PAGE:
Instead, this is a brilliant murder mystery. Christie incorporates both the “locked-room” setup (in which it seems that no one could have entered or left the crime scene to actually commit the murder) and the “closed circle of suspects” (in which the characters know that one of their small number did it).

Indeed, the already strained relations among the Lee family worsen exponentially when they each suspect one another of murder—quite a dysfunctional Christmas!

There’s also international intrigue with complications from the Spanish Civil War and from business ties to South African diamonds.

This whodunit kept me guessing. It seems likewise for Poirot, who in his summation makes a case for how each family member had motive and opportunity in this murder. Ultimately, the reveal is surprising and inevitable—as the best endings are.

Spoiler alert! Johnson and Poirot discuss the outcome of Three Act Tragedy so best to read that book ahead of this one.

Finally, Christie nicely rounds off the subplots and future plans are made to celebrate a traditional English Christmas with all the trimmings. All in all, Hercule Poirot’s Christmas is another Christie classic. Most satisfying and highly recommended!

 

Agatha Christmas: A Reading of Christie’s Holiday Classics

agatha christmas logo

4:50 from Paddington by Agatha Christie

A Christmas Tragedy by Agatha Christie

The Adventure of the Christmas Pudding by Agatha Christie

Hallowe’en Party by Agatha Christie

Like Word Hits On Facebook

Follow @WordHits on Twitter

Read Full Post »

Christmas Tragedy“A Christmas Tragedy” is a short story in The Thirteen Problems collection, which was also published under the title The Tuesday Club Murders. I particularly like the setup, in which the different stories are told by a group of friends gathered together to discuss mysteries.

Sir Henry Clithering presses Miss Marple for a mystery that has happened to her. She recalls an incident, which she quickly redefines as a “tragedy.” Indeed, I found this one of Christie’s more chilling stories. While Christmas serves a bit as a plot device, this is not a “Christmas story.”

Miss Marple recounts a visit to a spa for the holiday, but she recalls “a curiously eerie feeling in the air. There seemed to be something weighing on us all. A feeling of misfortune.”

Upon seeing a fellow guest, Mr. Sanders, she immediately knew that he planned to kill his wife. Miss Marple had no proof, however, just gut instinct.

13 ProblemsThe narrative progresses with tension and a sense of impending doom. Some of the characters are shocked by the happenings and some seem to take a “positively ghoulish” delight in it all.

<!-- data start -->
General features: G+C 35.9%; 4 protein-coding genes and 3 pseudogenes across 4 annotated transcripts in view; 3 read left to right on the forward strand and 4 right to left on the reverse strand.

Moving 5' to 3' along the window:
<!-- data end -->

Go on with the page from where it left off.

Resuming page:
Miss Marple holds it together though, offering one of her classic dictums: “a gentlewoman should always be able to control herself in public, however much she may give way in private.”

So while it’s not a cheery holiday fable, “A Christmas Tragedy” is a typical Christie whodunit—a fast read that ends with one of her trademark inverted plot twists.

 

Agatha Christmas: A Reading of Christie’s Holiday Classics

agatha christmas logo

4:50 from Paddington by Agatha Christie

Hercule Poirot’s Christmas by Agatha Christie

The Adventure of the Christmas Pudding by Agatha Christie

Hallowe’en Party by Agatha Christie

Like Word Hits On Facebook

Follow @WordHits on Twitter

Read Full Post »

agatha christmas img lg“A Christie for Christmas” was a popular saying and holiday tradition back when Agatha Christie was writing a book a year. Her latest release would be timed so that it could be in stockings or wrapped up under trees. Reading the new Christie was somewhat of a Christmas Day ritual.

Christie incorporated the holiday into several of her mysteries, so I thought it would be fun to read these Christmas-themed works. I’ll be posting my (spoiler-free) reviews below over the next week.

Agatha Christmas to all!

4 50 from Paddington4:50 from Paddington
Novel featuring Miss Marple
After a day of hectic Christmas shopping, Elspeth McGillicuddy is certain that she witnessed murder on a train.

No one believes her but her friend, Miss Jane Marple …

 

 

 

Christmas TragedyA Christmas Tragedy
Short story featuring Miss Marple

Miss Marple goes to a spa for the holidays in this chilling, not cheery, tale.

Upon seeing a fellow guest, Mr. Sanders, she immediately knew that he planned to kill his wife. She has no proof, however, just instinct.

 

 

 

hercule poirots christmas  Hercule Poirot’s Christmas
(aka: Murder for Christmas and A Holiday for Murder)
Novel featuring Hercule Poirot

“It is, then, your opinion that Christmastime is an unlikely season for crime?” asks Hercule Poirot of Colonel Johnson.

Christmas serves as a sort of ironic offset to the action in this brilliant murder mystery.

 

 

Adventure Christmas Pudding The Adventure of the Christmas Pudding
(aka: “The Theft of the Royal Ruby”)
Short story featuring Hercule Poirot

This longer short story reads like Agatha Christie’s ode to the “old-fashioned Christmas in the English countryside”with all the ritual and trimmings.

This is certainly the coziest Christie I’ve read and a perfect holiday read.

 

Hallowe’en Party by Agatha Christie

Like Word Hits On Facebook

Follow @WordHits on Twitter

Read Full Post »

Older Posts »